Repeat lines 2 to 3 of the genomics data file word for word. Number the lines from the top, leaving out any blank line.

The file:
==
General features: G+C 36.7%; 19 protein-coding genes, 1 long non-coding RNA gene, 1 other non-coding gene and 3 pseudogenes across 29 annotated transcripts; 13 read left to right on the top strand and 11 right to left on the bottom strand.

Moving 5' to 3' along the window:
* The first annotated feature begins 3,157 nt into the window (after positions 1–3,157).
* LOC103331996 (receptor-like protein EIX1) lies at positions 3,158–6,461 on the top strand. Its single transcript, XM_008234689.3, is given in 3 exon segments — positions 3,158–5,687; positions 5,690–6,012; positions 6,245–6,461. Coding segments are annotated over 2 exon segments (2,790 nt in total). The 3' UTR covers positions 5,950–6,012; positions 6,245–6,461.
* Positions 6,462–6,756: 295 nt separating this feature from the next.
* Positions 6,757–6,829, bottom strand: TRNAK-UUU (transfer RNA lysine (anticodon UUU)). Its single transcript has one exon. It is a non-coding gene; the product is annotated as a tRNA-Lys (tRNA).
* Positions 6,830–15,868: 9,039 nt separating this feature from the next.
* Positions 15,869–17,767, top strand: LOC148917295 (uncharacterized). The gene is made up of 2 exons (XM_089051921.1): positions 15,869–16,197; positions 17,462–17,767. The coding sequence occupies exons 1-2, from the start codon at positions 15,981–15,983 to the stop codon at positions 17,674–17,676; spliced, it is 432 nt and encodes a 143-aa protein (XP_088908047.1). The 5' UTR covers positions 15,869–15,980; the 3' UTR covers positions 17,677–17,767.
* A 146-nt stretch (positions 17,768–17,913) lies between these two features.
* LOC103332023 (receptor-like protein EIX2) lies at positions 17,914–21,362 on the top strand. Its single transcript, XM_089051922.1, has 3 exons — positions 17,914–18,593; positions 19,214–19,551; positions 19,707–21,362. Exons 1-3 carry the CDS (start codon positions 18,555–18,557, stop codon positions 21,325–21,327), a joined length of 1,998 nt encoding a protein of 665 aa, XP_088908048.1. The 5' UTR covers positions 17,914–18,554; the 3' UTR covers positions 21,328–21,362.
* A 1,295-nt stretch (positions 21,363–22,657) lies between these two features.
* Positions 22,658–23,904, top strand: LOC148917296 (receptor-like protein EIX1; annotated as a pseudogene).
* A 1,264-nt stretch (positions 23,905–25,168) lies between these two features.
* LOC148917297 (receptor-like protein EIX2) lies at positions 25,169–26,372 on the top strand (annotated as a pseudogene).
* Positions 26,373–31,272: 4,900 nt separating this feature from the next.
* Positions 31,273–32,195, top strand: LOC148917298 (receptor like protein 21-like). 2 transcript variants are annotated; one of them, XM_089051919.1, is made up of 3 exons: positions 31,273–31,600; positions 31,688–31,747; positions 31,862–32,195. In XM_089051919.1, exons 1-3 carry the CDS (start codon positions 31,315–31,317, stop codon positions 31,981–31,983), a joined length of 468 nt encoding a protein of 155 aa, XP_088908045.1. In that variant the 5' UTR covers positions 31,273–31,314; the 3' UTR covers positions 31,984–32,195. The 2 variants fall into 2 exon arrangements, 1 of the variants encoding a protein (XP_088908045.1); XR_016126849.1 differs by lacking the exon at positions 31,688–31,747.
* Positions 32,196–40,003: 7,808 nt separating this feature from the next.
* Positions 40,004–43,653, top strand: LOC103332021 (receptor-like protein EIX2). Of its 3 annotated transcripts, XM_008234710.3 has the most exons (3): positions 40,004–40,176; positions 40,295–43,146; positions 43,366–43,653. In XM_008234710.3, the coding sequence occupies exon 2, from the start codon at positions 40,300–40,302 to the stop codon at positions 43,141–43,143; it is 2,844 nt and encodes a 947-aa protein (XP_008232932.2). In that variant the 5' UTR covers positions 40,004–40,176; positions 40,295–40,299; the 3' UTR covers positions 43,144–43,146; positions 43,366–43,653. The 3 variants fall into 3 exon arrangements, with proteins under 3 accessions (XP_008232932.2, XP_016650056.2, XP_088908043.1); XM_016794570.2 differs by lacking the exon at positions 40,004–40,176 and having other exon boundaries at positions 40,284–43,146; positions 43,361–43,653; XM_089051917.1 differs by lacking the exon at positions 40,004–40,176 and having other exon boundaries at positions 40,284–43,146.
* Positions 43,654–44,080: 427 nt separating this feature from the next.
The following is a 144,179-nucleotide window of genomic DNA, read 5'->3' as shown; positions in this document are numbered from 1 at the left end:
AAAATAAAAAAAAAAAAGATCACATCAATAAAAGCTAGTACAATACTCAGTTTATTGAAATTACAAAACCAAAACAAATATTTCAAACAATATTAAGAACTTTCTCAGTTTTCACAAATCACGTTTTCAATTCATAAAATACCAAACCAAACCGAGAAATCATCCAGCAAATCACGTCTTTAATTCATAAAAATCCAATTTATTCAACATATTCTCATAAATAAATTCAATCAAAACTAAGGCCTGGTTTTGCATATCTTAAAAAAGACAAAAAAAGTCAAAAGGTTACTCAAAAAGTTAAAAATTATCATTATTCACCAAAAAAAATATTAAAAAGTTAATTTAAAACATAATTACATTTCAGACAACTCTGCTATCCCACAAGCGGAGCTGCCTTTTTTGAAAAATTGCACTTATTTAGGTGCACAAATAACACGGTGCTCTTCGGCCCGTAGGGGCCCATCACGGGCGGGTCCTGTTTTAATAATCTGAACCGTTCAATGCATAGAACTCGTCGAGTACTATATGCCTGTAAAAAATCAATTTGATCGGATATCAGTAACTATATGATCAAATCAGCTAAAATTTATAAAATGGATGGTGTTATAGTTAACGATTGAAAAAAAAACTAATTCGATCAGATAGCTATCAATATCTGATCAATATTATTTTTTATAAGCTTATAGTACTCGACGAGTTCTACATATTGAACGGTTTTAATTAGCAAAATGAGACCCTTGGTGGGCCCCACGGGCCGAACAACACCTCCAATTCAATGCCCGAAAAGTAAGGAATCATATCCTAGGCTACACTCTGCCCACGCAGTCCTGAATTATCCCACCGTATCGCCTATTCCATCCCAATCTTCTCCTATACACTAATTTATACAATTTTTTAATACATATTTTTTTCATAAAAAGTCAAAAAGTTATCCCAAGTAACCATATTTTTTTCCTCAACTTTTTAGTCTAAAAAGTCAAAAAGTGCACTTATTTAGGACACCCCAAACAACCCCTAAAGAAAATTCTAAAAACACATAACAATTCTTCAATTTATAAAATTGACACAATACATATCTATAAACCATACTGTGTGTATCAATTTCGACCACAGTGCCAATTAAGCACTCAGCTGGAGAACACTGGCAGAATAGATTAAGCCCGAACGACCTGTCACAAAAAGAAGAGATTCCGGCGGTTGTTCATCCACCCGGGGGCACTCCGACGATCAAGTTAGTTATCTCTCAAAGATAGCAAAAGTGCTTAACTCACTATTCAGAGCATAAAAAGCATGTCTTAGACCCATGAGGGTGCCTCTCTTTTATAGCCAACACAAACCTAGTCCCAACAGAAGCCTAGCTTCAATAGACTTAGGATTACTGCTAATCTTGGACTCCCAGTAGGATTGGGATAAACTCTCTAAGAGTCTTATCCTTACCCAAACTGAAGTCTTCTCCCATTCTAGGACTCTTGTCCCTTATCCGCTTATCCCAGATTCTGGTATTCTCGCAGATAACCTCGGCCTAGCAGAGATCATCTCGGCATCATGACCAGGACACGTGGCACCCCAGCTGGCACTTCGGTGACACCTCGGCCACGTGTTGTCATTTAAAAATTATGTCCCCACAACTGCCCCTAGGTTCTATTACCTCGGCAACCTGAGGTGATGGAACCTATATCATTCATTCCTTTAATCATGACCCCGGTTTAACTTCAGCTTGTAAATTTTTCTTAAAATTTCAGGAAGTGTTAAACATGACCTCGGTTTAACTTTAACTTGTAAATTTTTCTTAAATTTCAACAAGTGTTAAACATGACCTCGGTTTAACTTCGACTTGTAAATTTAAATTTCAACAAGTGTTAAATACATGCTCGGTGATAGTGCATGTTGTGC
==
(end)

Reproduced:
Moving 5' to 3' along the window:
* The first annotated feature begins 3,157 nt into the window (after positions 1–3,157).